This article discusses the effects estimates, postdated checks, creditworthiness and document alterations have on the validity of documents.

Closing costs to be estimated in good faith

A broker and his sales agents must avoid inducing any buyer or seller to make or accept an offer to purchase or sell real estate by giving them an underestimate of the probable closing costs on the transaction.

For example, a buyer may rely on the representations of his broker for the amount of funds needed to close escrow on the purchase agreement negotiated by the broker.

When a buyer makes an offer, the financial consequences of the seller’s acceptance (and resulting binding agreement) and the completion of the purchase on close of escrow are presented to the buyer in the form of a cost sheet. [See first tuesday Form 311]

With the use of a cost sheet , the purchase price and all transactional closing costs to be borne by the buyer, as well as the buyer’s source of funds, is clearly and completely disclosed by the buyer’s broker.

As for sellers, a seller’s net sheet is prepared by the seller’s broker and reviewed with the seller to accurately produce the financial “bottom line” – the net proceeds he will receive on closing the transaction – should the seller decide to list the property for sale or accept an offer. [See first tuesday Form 310]

The seller’s net sheet is prepared and delivered to the seller on:

  • the presentation of a listing agreement; and
  • the submission of a purchase agreement offer for acceptance.

Sellers are greatly influenced to sell property by their broker’s representation of the net proceeds they will receive from a proposed transaction and what form the proceeds will take – cash, paper or an exchange of equities.

The figures entered on the seller’s net sheet must be as accurate as reasonably possible. A resourceful agent will be able to produce close estimates.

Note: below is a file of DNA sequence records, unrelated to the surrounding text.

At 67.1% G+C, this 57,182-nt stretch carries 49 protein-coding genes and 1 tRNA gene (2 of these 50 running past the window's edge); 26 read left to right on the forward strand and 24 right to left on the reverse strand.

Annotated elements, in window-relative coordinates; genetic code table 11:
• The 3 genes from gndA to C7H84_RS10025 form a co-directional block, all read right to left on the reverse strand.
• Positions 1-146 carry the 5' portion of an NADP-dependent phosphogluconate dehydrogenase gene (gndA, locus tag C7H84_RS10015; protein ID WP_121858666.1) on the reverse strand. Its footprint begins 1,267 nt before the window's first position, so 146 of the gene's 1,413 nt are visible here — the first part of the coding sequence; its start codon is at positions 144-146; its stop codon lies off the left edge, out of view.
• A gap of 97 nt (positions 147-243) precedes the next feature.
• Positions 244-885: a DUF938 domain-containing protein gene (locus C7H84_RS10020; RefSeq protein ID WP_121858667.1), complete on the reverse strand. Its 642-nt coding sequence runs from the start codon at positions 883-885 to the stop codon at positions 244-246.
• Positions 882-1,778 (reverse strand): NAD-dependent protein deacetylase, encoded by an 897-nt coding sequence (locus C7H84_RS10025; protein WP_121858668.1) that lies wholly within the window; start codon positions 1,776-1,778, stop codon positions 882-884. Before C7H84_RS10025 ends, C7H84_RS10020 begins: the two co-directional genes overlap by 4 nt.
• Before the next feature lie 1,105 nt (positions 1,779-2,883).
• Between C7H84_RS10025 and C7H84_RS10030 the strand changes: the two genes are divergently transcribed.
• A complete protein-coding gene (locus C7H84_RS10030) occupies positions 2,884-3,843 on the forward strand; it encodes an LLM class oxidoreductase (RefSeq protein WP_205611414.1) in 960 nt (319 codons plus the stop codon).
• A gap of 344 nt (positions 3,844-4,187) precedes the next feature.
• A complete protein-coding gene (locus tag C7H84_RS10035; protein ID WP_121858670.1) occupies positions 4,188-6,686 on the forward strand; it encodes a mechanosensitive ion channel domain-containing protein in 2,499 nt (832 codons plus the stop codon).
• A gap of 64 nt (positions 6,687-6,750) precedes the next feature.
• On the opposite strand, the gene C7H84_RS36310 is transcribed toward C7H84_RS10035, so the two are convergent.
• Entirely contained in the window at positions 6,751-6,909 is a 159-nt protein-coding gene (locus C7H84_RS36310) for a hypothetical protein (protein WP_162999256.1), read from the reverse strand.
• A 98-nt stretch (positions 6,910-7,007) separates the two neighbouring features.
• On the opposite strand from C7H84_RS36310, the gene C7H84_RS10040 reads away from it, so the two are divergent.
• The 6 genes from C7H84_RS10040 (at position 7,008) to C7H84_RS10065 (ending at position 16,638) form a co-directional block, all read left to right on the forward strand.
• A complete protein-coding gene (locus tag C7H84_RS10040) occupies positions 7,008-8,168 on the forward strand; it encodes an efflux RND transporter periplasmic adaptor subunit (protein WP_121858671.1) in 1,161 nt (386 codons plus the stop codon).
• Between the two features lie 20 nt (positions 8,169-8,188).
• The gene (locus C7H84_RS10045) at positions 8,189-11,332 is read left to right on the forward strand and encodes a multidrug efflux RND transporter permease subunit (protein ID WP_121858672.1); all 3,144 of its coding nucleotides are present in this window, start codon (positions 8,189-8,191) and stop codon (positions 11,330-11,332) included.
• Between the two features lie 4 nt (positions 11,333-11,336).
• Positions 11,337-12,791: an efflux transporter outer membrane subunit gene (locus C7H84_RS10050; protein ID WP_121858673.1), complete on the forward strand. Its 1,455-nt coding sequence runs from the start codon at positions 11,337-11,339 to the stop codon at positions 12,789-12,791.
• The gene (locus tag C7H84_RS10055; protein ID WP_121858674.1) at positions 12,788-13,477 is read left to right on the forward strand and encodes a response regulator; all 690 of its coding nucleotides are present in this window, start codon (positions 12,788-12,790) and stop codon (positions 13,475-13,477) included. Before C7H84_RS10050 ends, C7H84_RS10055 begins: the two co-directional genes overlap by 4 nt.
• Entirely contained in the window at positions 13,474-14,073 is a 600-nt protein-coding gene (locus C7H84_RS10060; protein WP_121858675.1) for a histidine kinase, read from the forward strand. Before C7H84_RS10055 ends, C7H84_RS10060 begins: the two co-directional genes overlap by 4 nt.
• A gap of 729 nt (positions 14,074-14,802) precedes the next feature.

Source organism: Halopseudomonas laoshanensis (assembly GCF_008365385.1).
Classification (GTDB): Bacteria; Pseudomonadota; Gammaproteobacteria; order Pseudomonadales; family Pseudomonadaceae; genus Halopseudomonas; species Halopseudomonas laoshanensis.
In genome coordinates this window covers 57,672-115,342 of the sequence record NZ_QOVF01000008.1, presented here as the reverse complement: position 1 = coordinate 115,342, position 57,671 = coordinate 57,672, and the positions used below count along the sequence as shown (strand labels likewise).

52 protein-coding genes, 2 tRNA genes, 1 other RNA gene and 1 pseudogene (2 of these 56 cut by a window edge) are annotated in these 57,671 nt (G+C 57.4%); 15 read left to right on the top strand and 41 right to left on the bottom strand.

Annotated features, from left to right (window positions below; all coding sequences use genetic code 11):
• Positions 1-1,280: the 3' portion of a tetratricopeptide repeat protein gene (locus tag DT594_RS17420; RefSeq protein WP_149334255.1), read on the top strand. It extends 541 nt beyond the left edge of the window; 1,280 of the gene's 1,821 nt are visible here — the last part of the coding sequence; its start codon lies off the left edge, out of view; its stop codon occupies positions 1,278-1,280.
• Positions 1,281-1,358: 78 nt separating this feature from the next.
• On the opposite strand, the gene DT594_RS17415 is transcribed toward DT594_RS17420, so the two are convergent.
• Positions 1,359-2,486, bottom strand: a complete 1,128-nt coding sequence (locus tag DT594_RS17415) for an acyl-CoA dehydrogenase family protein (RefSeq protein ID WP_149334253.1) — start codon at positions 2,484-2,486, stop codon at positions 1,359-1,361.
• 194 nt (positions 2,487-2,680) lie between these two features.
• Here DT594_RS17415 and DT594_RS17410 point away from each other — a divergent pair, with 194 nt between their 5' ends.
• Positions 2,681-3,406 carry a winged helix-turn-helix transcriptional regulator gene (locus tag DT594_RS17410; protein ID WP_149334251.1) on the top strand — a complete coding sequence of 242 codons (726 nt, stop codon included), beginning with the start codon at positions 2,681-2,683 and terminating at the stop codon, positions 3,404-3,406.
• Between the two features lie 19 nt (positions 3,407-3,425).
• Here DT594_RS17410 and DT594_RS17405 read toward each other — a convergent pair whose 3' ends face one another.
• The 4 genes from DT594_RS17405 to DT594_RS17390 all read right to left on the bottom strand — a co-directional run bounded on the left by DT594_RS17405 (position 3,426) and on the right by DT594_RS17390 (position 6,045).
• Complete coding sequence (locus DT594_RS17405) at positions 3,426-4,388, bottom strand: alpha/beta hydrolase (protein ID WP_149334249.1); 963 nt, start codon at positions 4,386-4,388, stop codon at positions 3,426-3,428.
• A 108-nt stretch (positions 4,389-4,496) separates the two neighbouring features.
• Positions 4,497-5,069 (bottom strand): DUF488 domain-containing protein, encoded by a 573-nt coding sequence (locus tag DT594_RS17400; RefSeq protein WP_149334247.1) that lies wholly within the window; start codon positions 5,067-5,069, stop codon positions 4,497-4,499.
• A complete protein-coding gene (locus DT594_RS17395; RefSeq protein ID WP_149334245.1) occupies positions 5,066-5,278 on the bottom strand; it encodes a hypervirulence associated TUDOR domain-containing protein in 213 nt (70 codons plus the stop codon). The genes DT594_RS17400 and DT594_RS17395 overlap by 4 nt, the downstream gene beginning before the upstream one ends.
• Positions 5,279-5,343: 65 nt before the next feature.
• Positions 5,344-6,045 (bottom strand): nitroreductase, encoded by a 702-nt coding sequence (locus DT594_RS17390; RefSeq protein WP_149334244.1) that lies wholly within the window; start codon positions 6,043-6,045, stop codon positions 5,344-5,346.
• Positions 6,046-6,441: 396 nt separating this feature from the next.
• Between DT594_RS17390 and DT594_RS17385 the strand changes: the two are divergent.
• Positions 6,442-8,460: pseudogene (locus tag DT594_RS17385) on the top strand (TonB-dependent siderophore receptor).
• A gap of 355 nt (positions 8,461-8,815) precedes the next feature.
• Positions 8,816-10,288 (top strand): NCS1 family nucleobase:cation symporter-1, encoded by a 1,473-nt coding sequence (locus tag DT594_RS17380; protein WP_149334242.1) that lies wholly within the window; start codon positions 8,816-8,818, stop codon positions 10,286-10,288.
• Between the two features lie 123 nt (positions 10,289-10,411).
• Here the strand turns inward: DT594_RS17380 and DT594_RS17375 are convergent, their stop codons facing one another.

When the accuracy of a figure entered on a disclosure statement is an estimate, such as the cost of a termite clearance, the words “approximation” or “approximately” should highlight the uncertainty.

Estimates are required to be made in good faith to eliminate an agent’s temptation to guess. Also, an estimation cannot be given if the actual amount is already known.

Good faith deposit disclosure

Brokers who accept a good faith deposit with a purchase offer must make sufficient disclosures to sellers about the deposit to avoid deceiving the seller as to the form, amount, handling or ownership of the buyer’s good faith deposit.

For example, a buyer gives his broker a good faith deposit in the form of a personal check and signs an offer to purchase property.

The check is postdated. The buyer does not have sufficient funds on deposit to cover the check.

The purchase agreement states the check for the good faith deposit is to be deposited when the offer is accepted. The purchase agreement does not disclose the check is postdated. Specifically, nothing written, except the check, states the check is not of the same date as the purchase agreement.

The purchase agreement offer is presented to the seller. However, the seller is not handed a copy of the check nor otherwise informed that the check for the good faith deposit is postdated.

The buyer’s offer to purchase the property is accepted by the seller and delivered to the buyer.

Later, the seller discovers the check is postdated. The seller then withdraws his acceptance and refuses to sell, claiming the postdated check is a promissory note.